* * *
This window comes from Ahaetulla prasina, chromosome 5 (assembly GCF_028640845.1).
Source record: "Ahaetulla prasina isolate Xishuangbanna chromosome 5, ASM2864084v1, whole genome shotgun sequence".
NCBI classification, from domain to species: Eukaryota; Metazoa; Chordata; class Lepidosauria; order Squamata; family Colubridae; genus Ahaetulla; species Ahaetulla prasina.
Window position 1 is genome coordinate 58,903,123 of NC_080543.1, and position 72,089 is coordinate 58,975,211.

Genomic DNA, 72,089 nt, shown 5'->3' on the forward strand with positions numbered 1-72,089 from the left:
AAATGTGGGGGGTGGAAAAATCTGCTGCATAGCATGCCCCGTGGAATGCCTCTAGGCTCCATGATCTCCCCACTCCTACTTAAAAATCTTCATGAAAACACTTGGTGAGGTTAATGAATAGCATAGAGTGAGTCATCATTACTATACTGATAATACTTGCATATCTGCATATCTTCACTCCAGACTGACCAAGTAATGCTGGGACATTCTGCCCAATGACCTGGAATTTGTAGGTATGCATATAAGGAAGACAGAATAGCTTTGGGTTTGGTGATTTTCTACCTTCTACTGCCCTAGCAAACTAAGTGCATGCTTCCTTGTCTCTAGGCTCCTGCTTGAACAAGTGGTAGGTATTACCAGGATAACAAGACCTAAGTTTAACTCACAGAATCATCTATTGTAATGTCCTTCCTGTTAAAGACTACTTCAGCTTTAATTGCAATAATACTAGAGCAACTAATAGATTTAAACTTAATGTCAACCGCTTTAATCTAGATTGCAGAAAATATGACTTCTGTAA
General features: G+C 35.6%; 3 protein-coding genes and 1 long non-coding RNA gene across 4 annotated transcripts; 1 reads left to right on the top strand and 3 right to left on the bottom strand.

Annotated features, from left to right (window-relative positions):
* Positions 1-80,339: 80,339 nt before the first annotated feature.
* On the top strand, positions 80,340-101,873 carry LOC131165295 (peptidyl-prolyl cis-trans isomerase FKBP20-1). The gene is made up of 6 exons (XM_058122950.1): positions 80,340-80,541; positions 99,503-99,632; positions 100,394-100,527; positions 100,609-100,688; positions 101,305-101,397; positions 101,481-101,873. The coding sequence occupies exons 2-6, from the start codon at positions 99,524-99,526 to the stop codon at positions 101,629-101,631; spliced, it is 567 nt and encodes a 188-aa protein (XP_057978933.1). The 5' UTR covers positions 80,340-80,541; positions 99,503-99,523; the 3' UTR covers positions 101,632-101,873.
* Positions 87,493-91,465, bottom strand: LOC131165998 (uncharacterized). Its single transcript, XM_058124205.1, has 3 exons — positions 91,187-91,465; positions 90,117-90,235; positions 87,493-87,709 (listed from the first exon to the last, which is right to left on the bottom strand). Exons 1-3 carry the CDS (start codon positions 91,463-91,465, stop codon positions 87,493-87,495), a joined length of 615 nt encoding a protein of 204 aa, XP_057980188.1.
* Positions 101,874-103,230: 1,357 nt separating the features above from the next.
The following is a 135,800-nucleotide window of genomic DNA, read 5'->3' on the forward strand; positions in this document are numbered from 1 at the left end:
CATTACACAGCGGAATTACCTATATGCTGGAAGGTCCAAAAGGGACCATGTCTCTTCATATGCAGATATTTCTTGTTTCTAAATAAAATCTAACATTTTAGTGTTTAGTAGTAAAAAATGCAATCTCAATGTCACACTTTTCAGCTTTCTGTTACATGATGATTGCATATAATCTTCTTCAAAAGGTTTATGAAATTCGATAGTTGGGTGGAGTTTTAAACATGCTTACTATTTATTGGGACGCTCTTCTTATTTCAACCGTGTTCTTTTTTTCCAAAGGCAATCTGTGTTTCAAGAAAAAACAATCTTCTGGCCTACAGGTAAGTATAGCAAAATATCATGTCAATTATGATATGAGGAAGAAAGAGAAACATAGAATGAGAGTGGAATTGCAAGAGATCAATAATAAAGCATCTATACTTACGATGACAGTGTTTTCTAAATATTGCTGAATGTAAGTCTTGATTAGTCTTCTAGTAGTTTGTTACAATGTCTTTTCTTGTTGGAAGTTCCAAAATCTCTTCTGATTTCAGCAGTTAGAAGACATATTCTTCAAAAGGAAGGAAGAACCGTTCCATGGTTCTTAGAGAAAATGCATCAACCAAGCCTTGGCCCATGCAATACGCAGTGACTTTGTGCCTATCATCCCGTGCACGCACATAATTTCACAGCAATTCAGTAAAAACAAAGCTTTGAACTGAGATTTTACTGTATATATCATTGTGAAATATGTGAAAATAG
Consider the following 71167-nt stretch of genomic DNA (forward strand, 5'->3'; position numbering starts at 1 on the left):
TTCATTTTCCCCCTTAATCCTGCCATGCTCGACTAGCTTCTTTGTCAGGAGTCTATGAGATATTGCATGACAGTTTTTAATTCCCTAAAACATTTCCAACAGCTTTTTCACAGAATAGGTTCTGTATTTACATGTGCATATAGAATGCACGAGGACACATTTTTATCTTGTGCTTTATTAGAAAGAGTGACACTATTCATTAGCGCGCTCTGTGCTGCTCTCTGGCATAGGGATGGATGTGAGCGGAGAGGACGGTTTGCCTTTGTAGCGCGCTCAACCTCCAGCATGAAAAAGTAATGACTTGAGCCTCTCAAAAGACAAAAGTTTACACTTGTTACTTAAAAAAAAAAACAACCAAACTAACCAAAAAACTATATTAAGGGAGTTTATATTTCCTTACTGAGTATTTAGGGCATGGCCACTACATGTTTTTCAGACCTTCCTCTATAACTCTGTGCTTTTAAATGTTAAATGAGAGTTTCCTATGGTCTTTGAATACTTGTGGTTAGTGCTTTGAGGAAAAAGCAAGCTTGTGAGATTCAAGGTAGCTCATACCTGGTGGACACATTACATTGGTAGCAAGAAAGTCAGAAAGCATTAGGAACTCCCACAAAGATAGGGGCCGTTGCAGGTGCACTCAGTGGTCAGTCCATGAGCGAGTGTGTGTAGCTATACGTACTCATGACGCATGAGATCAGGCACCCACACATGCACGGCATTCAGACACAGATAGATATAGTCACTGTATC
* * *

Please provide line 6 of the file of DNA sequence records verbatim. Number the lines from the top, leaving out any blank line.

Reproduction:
AAATGTGGGGGGTGGAAAAATCTGCTGCATAGCATGCCCCGTGGAATGCCTCTAGGCTCCATGATCTCCCCACTCCTACTTAAAAATCTTCATGAAAACACTTGGTGAGGTTAATGAATAGCATAGAGTGAGTCATCATTACTATACTGATAATACTTGCATATCTGCATATCTTCACTCCAGACTGACCAAGTAATGCTGGGACATTCTGCCCAATGACCTGGAATTTGTAGGTATGCATATAAGGAAGACAGAATAGCTTTGGGTTTGGTGATTTTCTACCTTCTACTGCCCTAGCAAACTAAGTGCATGCTTCCTTGTCTCTAGGCTCCTGCTTGAACAAGTGGTAGGTATTACCAGGATAACAAGACCTAAGTTTAACTCACAGAATCATCTATTGTAATGTCCTTCCTGTTAAAGACTACTTCAGCTTTAATTGCAATAATACTAGAGCAACTAATAGATTTAAACTTAATGTCAACCGCTTTAATCTAGATTGCAGAAAATATGACTTCTGTAA